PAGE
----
picoBRCK vs. Mountain, Round 1 – Killah Alucho
I can barely move my legs anymore right now. I guess I deserve all of it for choosing to climb Mt. Kenya without any training in the days leading up. Instead, we were spending late nights at the lab coding and building two picoBRCKs that we took with us up the mountain. Despite not feeling my toes afterward (I know it could've been worse) , I'd say the expedition was totally worth it!
We learnt a lot up on Mt. Kenya... Including how to recognize Canadian humor. But more importantly, we figured out more ways of making picoBRCK better when we tested its limits.
As you can imagine, the climb wasn't very kind to us, we were after all trying to conquer the mountain, it had to resist. On our way up, one of our potters fell and got seriously injured. During his fall, the frame of the weather station we were carrying up got damaged. If you cant fix it with duck tape, you are not using enough duck tape... I guess... So we fixed the broken parts. Eventually, we made it to Austrian Hut, 4790m above the sea, from Old Moses via Liki North and Shiptons Huts. We setup the weather station at Austrian Hut and let it run for the day. Meanwhile, Kurt and Paul took the GPS picoBRCK up Nelion, the second highest peak in Kenya. Our goal was that we would also make a "BRCK rout" up Mt. Kenya based on GPS data collected by picoBRCK.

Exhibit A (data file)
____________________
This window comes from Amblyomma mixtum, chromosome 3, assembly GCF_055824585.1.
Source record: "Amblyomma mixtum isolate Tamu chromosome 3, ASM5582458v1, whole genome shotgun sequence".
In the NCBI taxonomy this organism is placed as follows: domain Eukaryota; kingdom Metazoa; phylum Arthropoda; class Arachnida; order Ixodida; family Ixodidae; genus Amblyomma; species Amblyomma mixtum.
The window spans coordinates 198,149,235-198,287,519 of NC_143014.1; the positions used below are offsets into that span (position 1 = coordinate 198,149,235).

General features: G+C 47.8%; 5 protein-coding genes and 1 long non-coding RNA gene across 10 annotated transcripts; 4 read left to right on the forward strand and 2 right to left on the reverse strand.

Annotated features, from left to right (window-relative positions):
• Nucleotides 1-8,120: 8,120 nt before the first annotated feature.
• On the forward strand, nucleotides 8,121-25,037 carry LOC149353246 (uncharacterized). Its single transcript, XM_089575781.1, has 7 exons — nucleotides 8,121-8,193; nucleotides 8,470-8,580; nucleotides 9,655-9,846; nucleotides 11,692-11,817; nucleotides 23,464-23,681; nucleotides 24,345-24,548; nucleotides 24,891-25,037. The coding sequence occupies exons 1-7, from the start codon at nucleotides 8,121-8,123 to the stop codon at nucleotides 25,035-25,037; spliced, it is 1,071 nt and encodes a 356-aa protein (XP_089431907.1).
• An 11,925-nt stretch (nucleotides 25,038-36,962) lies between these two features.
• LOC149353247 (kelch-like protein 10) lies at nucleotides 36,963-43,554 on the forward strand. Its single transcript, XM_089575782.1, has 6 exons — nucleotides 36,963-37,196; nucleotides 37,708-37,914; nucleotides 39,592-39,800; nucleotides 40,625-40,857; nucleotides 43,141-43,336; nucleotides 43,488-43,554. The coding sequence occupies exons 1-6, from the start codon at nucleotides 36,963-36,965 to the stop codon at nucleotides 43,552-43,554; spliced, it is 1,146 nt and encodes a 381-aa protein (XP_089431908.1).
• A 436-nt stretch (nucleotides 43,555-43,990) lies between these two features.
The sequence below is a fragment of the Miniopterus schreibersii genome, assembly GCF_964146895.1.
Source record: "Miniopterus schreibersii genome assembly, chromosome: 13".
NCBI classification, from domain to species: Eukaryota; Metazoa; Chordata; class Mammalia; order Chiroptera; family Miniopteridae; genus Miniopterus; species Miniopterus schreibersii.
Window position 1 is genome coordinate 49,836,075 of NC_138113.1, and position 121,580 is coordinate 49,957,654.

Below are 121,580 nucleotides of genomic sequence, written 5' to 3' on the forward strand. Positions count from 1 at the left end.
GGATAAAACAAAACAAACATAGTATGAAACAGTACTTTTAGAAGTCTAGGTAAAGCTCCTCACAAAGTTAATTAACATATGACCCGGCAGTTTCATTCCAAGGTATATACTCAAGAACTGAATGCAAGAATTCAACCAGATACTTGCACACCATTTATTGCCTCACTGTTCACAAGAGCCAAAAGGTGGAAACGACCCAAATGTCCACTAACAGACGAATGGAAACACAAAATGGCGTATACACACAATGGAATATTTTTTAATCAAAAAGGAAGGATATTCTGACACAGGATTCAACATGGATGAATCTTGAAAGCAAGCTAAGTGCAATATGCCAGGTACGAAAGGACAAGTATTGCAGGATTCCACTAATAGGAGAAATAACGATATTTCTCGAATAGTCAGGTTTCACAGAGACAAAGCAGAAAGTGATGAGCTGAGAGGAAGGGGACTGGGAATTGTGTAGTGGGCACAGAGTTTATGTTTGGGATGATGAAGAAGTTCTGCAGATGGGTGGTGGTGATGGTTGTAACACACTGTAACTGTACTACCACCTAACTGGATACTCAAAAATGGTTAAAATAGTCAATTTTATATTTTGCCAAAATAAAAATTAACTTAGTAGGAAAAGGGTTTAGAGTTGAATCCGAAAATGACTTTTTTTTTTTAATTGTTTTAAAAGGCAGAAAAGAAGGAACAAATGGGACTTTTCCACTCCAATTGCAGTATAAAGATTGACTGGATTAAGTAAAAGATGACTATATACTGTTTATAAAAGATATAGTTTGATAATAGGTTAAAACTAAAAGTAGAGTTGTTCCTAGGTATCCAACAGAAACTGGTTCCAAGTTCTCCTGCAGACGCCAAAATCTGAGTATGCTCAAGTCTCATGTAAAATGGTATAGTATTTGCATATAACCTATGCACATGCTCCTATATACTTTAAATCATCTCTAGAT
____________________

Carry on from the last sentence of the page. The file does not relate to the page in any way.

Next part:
Sadly, one of the team members fell ill on the mountain. We had to get him down to lower altitudes as fast as we could.
We had also learnt earlier that we couldn't get a permit to leave the weather station on the mountain, so we had to go back down with it. This gives us a chance to add more features to try and overcome the challenges we faced on Mt. Kenya.
So this is what we will try to overcome:
- 1. Mt. Kenya is one of the most rugged terrains in Africa. For most part of the expedition, there was no cell reception. We want picoBRCK to overcome this problem.
- We observed that batteries are not as efficient in cold conditions. Charging is also inhibited.
- When dealing with line of sight connections at incredible distances as was in our situation, it is important to optimize data transfer. It might not be a good idea to transmit too much data at once. You run the risk of losing a connection midway.
As promised, in my next update, I will provide a link to github with code and instructions on how to transmit real time images at microcontroller levels.